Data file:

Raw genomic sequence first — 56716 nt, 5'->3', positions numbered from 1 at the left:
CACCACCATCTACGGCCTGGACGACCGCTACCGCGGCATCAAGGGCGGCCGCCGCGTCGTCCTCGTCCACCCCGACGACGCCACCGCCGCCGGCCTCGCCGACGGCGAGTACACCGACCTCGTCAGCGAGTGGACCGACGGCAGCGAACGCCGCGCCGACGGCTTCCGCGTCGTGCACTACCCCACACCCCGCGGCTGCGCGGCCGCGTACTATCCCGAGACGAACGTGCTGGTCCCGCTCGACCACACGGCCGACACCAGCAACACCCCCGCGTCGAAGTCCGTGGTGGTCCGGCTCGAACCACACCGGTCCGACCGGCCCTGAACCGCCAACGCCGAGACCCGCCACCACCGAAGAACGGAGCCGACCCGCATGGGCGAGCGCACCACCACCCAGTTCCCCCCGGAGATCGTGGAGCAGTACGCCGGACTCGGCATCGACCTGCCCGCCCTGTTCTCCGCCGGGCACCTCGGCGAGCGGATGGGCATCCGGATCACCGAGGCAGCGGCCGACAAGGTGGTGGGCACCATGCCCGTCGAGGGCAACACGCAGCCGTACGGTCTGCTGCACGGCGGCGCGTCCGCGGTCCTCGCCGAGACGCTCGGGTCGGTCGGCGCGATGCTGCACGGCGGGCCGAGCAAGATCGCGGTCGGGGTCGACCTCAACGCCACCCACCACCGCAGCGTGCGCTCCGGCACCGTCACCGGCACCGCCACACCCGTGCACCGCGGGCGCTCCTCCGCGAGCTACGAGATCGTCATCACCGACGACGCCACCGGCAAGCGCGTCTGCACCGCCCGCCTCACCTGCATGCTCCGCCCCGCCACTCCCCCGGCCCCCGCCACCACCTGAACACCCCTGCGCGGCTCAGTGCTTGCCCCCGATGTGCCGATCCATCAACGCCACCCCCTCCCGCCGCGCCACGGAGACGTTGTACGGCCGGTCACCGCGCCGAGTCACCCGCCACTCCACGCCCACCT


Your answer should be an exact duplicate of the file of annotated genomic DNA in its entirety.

Raw genomic sequence first — 56716 nt, 5'->3', positions numbered from 1 at the left:
CACCACCATCTACGGCCTGGACGACCGCTACCGCGGCATCAAGGGCGGCCGCCGCGTCGTCCTCGTCCACCCCGACGACGCCACCGCCGCCGGCCTCGCCGACGGCGAGTACACCGACCTCGTCAGCGAGTGGACCGACGGCAGCGAACGCCGCGCCGACGGCTTCCGCGTCGTGCACTACCCCACACCCCGCGGCTGCGCGGCCGCGTACTATCCCGAGACGAACGTGCTGGTCCCGCTCGACCACACGGCCGACACCAGCAACACCCCCGCGTCGAAGTCCGTGGTGGTCCGGCTCGAACCACACCGGTCCGACCGGCCCTGAACCGCCAACGCCGAGACCCGCCACCACCGAAGAACGGAGCCGACCCGCATGGGCGAGCGCACCACCACCCAGTTCCCCCCGGAGATCGTGGAGCAGTACGCCGGACTCGGCATCGACCTGCCCGCCCTGTTCTCCGCCGGGCACCTCGGCGAGCGGATGGGCATCCGGATCACCGAGGCAGCGGCCGACAAGGTGGTGGGCACCATGCCCGTCGAGGGCAACACGCAGCCGTACGGTCTGCTGCACGGCGGCGCGTCCGCGGTCCTCGCCGAGACGCTCGGGTCGGTCGGCGCGATGCTGCACGGCGGGCCGAGCAAGATCGCGGTCGGGGTCGACCTCAACGCCACCCACCACCGCAGCGTGCGCTCCGGCACCGTCACCGGCACCGCCACACCCGTGCACCGCGGGCGCTCCTCCGCGAGCTACGAGATCGTCATCACCGACGACGCCACCGGCAAGCGCGTCTGCACCGCCCGCCTCACCTGCATGCTCCGCCCCGCCACTCCCCCGGCCCCCGCCACCACCTGAACACCCCTGCGCGGCTCAGTGCTTGCCCCCGATGTGCCGATCCATCAACGCCACCCCCTCCCGCCGCGCCACGGAGACGTTGTACGGCCGGTCACCGCGCCGAGTCACCCGCCACTCCACGCCCACCT